As you can see, the V1 (right) is taller than the J1 even without the added protrusion of its built-in electronic viewfinder. Both cameras include an AF illuminator lamp and stereo microphones that sit above the lens mount. An infrared receiver is visible on the lower right of the J1 and just below the 'V1' inscription on the larger camera.
The cameras share a virtually identical layout of control points - the exception being the flash pop-up switch on the J1. The J1 also has a flash mode position on the control dial where the V1 - which lacks a built-in flash - places its AF mode. The V1 has an eye sensor located to the left of the eye piece that automatically switches between the EVF and LCD.
From the top, you can see that the J1 is slimmer than the V1, which is actually one of the chunkiest compact form-factor cameras of its type. The V1 does accommodate a DSLR-sized battery. From this perspective you can also see how much the V1's EVF housing protrudes behind the camera.

The differences between the J1 and V1 are important - the V1 has a built-in 1.4M-dot LCD viewfinder, while the J1 does not. However, despite being the cheaper, simpler model, the J1 has a built-in flash which the V1 lacks. The V1 makes up for this omission with a multi-accessory port that can be used to mount a dedicated external Speedlight SB-N5 flashgun or GPS unit.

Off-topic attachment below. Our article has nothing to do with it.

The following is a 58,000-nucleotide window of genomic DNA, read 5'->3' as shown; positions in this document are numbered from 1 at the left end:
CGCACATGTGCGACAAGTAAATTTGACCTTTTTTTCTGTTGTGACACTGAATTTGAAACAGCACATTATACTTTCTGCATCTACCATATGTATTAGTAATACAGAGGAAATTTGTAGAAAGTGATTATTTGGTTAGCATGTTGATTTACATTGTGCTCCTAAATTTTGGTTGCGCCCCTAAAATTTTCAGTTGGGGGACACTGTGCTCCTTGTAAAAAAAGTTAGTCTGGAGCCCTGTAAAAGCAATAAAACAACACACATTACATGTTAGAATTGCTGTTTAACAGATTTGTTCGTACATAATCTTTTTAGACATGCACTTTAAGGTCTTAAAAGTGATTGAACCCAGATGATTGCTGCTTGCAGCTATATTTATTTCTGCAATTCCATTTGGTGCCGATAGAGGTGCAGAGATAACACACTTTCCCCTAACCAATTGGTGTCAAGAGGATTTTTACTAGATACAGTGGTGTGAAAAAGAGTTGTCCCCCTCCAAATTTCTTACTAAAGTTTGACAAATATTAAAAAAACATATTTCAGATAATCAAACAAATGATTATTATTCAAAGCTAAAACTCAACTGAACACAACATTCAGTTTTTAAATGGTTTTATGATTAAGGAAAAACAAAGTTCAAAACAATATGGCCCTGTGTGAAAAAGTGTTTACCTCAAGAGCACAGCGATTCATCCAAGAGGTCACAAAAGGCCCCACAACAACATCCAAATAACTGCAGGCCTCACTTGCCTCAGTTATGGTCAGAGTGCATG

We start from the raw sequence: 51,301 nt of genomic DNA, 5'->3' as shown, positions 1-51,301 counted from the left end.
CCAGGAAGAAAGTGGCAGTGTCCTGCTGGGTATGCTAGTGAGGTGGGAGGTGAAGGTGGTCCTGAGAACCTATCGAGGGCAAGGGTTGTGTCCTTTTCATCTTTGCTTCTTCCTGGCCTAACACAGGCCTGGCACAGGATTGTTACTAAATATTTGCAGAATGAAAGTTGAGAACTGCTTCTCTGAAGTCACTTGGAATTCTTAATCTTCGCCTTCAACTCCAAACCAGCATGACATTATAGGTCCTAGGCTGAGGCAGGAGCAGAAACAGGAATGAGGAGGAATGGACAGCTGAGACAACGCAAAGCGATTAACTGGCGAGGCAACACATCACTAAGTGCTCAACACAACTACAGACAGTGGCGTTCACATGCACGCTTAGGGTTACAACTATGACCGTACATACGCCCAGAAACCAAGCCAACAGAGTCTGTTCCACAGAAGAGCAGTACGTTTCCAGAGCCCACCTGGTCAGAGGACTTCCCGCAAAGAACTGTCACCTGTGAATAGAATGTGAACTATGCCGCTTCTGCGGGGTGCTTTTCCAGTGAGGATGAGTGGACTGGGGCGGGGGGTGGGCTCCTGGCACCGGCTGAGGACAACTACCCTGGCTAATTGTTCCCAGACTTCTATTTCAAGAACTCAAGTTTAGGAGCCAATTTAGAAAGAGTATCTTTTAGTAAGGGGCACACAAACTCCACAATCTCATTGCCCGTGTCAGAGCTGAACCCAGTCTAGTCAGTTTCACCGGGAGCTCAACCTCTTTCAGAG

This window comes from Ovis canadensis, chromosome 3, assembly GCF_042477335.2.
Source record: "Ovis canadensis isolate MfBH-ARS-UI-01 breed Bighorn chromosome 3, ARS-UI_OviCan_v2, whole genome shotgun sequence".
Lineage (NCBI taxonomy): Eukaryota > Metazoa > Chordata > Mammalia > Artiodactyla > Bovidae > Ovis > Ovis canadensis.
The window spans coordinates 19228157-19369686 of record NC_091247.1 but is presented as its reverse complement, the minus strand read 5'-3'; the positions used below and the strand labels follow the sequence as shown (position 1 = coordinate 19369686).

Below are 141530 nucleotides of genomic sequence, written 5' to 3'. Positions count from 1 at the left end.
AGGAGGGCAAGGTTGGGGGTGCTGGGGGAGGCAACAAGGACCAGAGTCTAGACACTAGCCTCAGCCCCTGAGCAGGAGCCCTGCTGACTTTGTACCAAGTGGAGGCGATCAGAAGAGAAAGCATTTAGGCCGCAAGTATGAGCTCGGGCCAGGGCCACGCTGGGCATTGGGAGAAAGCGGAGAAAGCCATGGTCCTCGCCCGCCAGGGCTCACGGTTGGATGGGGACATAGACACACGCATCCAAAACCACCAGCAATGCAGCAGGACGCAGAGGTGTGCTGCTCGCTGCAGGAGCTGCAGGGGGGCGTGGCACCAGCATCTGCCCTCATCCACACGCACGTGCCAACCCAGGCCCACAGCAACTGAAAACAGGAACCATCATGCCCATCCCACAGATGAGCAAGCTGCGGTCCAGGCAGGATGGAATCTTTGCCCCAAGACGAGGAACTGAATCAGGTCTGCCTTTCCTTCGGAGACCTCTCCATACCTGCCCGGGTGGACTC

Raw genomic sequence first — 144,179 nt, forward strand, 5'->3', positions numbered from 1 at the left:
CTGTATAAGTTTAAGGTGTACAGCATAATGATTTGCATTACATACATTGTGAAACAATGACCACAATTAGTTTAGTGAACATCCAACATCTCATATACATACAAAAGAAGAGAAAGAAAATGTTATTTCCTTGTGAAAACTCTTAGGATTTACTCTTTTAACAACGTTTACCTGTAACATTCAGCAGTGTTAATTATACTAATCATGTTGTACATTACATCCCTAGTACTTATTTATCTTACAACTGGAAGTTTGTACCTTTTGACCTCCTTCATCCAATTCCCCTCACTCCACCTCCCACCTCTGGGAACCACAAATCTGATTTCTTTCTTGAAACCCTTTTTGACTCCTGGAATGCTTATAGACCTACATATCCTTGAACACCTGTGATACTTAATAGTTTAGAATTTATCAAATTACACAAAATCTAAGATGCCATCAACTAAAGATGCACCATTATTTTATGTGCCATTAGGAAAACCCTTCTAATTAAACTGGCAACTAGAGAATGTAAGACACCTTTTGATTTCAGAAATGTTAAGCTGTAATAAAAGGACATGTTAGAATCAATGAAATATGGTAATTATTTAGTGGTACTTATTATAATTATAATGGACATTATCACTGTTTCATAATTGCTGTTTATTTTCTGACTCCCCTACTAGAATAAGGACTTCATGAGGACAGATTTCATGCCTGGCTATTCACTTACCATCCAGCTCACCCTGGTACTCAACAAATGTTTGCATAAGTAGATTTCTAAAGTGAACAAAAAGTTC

The V1 has a higher resolution rear LCD screen and a mechanical shutter (in addition to the electronic shutter found in the J1), which makes it a better choice for high framerate captures of moving subjects. The mechanical shutter also allows it to use flash at shutter speeds of 1/250th of a second, rather than the 1/60th that the electronic shutter limits the cameras to. Ergonomically though, with the exception of the V1's built-in EVF, both cameras handle in much the same way. Both lack a traditional exposure mode dial, and neither camera offers much in the way of customization. Both are - in essence - designed for multi-purpose point and shoot operation.

Nikon 1 J1 and V1 specification highlights

  • 10MP 1" CMOS sensor with 2.7x effective focal length multiplier
  • Hybrid AF system with both phase and contrast detection
  • 60fps at full resolution (with electronic shutter only)
  • 1080/60i video
  • ISO 100-3200 ('Hi 1' option at approx. ISO 6400)

Nikon 1 J1 and V1 key differences

  • V1 has built-in 1.4M dot LCD electronic viewfinder
  • V1 has VGA (920k dot) rear LCD, J1 has 460k dot panel
  • V1 has mechanical and electronic shutter option, J1 has electronic only
  • J1 has built-in flash, V1 requires optional accessory flash
  • V1's accessory port allows attachment of external Speedlight or GPS unit (J1 has no port)
  • V1 has a larger, higher capacity battery (the same as found on the D7000)

Hands-on Preview Video*

*Note that this video was prepared as part of our original preview content on the Nikon 1 System.